8 Simple Ways to Make Edible Easter Eggs That Still Look Holiday-Ready

Here are the best no-waste ways to decorate eggs for Easter.

Decorating Easter eggs is a favorite springtime tradition, but some egg-dyeing techniques use ingredients that make the eggs not safe to eat once they're decorated. And since limiting food waste is always a good idea, we're being extra-mindful of how we decorate eggs this season.

If you're not sure what techniques are food-safe or not, consider what materials are used in the decorating process: A good rule of thumb is not to use anything you wouldn't eat, since anything used can permeate through the shell of the eggs.

Luckily, it's easy to create gorgeous dyed eggs that are beautiful and can be eaten later, so nothing goes to waste. Whether you're serving the eggs as part of your Easter brunch or saving them to eat with your leftovers, here are eight food-safe ways to decorate eggs at home so you can partake in this classic Easter tradition without contributing to food waste.

Each of these methods can be used with hard-boiled eggs, so you can put them right back in the fridge to eat later. Keep in mind that the American Egg Board recommends eggs should only be out of the fridge for two hours, so they should go right back in once you're done decorating.

01 of 08

Whipped Cream-Dyed Eggs

easter eggs decorated with colorful swirls

Normally this Easter egg project calls for decorating eggs with shaving cream, but we tested it with whipped cream and it works just as well, and the finished eggs are totally safe to eat! Add whipped cream to a baking dish, place drops of liquid food coloring on the surface, and use a toothpick to add a marble design. Then roll your eggs across the whipped cream to create bold and colorful eggs.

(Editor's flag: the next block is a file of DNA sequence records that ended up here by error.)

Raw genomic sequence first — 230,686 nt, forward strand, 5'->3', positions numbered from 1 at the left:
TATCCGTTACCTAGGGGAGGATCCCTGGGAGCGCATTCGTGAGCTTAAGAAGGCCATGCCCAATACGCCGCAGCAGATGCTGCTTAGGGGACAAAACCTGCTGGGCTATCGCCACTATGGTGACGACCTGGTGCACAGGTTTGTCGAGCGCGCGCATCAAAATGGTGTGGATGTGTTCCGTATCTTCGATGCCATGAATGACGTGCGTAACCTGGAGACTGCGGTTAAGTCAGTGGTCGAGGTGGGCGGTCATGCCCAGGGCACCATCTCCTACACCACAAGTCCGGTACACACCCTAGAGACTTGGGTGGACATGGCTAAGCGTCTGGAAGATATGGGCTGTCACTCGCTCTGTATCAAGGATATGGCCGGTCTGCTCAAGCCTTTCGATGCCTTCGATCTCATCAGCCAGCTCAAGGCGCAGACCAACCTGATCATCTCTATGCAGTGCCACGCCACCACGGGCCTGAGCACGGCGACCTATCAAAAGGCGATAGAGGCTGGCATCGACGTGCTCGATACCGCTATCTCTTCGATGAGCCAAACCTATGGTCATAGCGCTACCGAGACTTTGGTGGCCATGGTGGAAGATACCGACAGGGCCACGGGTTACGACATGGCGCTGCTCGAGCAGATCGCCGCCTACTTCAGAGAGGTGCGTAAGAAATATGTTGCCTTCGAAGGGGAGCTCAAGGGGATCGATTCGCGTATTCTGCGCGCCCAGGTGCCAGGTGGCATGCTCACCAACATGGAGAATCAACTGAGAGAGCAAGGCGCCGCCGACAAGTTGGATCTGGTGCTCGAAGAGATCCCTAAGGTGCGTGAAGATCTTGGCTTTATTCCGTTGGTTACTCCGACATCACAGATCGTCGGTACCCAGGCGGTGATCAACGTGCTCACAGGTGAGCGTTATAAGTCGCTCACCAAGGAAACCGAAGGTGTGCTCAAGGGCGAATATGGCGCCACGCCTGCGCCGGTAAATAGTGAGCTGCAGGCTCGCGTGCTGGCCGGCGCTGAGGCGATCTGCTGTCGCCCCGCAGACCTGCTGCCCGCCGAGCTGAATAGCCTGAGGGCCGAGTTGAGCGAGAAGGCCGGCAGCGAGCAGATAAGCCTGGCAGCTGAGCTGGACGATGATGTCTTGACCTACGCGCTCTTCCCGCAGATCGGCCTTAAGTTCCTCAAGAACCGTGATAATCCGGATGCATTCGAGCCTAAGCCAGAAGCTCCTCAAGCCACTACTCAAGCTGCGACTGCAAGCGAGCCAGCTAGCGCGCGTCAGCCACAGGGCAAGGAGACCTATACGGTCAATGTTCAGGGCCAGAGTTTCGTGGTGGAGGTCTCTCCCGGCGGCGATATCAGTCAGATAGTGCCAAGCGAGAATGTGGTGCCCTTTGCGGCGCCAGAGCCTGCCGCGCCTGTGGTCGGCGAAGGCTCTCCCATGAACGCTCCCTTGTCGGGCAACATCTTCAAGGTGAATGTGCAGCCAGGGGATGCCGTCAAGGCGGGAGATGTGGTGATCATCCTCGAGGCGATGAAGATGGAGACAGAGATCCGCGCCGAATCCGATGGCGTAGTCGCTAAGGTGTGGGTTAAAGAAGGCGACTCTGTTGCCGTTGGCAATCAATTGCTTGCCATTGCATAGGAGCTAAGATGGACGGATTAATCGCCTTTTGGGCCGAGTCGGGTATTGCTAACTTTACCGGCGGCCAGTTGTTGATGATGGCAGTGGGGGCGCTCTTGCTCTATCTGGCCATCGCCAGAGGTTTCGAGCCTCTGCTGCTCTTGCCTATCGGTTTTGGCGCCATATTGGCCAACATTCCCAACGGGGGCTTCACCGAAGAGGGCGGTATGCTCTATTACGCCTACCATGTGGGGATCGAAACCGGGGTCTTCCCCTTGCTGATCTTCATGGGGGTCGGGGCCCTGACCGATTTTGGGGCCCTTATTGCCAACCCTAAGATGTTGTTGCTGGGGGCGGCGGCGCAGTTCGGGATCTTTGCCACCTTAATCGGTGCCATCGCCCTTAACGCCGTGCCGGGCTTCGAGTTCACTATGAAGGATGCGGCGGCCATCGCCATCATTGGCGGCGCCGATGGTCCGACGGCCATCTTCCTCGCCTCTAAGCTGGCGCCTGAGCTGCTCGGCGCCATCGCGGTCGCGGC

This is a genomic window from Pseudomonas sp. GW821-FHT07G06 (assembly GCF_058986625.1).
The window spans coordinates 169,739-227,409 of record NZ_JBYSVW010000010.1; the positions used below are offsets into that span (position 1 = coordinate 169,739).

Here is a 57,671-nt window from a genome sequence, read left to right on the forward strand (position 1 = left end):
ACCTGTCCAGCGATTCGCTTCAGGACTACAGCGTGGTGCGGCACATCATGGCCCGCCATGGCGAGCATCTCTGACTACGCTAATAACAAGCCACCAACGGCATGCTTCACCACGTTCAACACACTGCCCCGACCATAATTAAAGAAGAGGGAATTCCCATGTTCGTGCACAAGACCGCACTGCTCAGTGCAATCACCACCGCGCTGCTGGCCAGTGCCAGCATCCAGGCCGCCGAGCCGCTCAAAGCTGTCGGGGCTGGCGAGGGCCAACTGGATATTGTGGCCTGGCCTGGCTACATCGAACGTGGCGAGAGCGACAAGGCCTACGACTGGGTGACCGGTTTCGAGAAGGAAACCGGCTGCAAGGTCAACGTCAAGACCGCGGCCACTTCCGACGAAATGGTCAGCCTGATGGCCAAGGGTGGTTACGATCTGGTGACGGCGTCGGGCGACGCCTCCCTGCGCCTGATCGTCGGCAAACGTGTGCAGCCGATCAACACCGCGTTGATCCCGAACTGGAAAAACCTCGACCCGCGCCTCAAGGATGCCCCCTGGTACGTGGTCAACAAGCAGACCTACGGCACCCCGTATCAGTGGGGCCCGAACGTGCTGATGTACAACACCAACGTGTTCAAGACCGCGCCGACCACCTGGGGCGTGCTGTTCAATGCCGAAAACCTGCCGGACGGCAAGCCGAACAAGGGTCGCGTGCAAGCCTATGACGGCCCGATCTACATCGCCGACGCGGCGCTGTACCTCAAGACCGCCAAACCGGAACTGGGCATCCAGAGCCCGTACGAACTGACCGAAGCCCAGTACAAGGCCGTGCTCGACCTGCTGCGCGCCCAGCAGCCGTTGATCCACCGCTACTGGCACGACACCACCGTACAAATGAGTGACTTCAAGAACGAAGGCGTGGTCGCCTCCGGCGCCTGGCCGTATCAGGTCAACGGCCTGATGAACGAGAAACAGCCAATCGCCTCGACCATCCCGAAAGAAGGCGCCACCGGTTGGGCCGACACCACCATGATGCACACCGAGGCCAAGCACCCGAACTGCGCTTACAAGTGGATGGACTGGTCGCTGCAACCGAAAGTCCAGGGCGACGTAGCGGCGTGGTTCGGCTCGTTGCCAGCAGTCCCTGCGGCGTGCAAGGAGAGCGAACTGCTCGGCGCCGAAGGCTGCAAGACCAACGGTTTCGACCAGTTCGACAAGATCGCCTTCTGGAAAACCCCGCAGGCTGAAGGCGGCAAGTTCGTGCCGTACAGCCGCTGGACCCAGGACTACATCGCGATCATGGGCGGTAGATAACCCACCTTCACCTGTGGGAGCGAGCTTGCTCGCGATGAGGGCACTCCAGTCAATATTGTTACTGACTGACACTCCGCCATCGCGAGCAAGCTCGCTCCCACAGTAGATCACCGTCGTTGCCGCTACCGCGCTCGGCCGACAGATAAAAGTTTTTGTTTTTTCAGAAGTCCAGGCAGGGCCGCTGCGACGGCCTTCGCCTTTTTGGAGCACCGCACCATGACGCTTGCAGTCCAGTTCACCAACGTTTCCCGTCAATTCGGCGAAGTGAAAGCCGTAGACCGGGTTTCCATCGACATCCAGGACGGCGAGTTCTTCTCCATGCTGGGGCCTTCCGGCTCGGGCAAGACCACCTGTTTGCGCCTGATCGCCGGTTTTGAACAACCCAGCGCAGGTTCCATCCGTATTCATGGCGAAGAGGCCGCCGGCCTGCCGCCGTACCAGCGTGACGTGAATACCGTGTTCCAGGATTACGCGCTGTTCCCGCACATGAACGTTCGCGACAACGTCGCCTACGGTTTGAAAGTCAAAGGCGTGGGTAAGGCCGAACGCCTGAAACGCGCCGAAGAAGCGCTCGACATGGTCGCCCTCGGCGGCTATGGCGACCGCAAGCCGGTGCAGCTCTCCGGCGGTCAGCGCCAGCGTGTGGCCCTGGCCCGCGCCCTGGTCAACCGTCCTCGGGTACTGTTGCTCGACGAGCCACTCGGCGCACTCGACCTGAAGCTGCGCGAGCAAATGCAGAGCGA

02 of 08

Instant Pot Eggs

bowl of pastel dyed eggs in bowl next to instant pot and food coloring
Brie Passano

If you have an Instant Pot and six extra minutes, you can dye and decorate your eggs simultaneously. The Better Homes & Gardens Test Kitchen tried this method, and it couldn't be easier to do at home. And since the only ingredients are water and food coloring, the hard-boiled eggs are completely safe to eat.

03 of 08

Natural Egg Dyes

using natural dyes for easter egg decorating
Brie Passano

Don't throw away those onion skins! This season we're focused on wasting as little as possible, and our natural egg dye recipes are an easy way to make sure everything in your kitchen gets put to good use.

04 of 08

Rice-Dyed Eggs

bright speckled eggs on rice
Jacob Fox

If you have plain dry rice in your pantry, try this easy egg-dyeing method: Put a scoop of rice into a plastic cup, add a few drops of food coloring, drop an egg in, and gently shake.

05 of 08

Oil and Vinegar Marbleized Eggs

decorated easter eggs sitting in bowl
Brie Passano

The secret to these colorful marbleized Easter eggs is hiding in your kitchen cupboard. Mix up your egg dye by combining white vinegar and food coloring. Dip your dyed eggs in a vegetable oil and water mixture to create a pretty marble design.

06 of 08

Food Coloring Dyed Eggs

dyed easter eggs checkered pattern
Blaine Moats

One of the easiest ways to dye eggs at home uses just three ingredients. Skip the messy store-bought dye tablets and mix food coloring, vinegar, and water to create your colorful egg dyes. Next, dip plain eggs in the mixture (the longer you leave them, the deeper the color will be), then store them in the fridge until it's time to whip up a delicious Easter brunch recipe.

Editor's Tip: Place strips of thin washi tape ($6, Amazon) on the eggs before placing them in the dye to create stripes or a plaid design.

07 of 08

Baking Soda and Vinegar Eggs

tie dye rubber glue swirled eggs
Jacob Fox

Looking for an activity to keep the kids busy? These baking soda-dyed eggs double as a fun kids' science experiment! Use baking soda and vinegar to create a bubbly tie-dye pattern on your eggs.

Editor's Tip: The original project includes directions to create a design out of rubber cement, but you'll need to skip that to keep the eggs edible.

08 of 08

Tie-Dye Eggs

baking soda tie dye eggs
Jacob Fox

Brighten up your fridge by preparing a carton full of tie-dye eggs. To get the nostalgic pattern, wrap your eggs in a paper towel and spray with vinegar and food coloring. It's so easy; kids of all ages will be able to help! Just be sure to get your eggs back in the fridge within two hours so you can eat them later.

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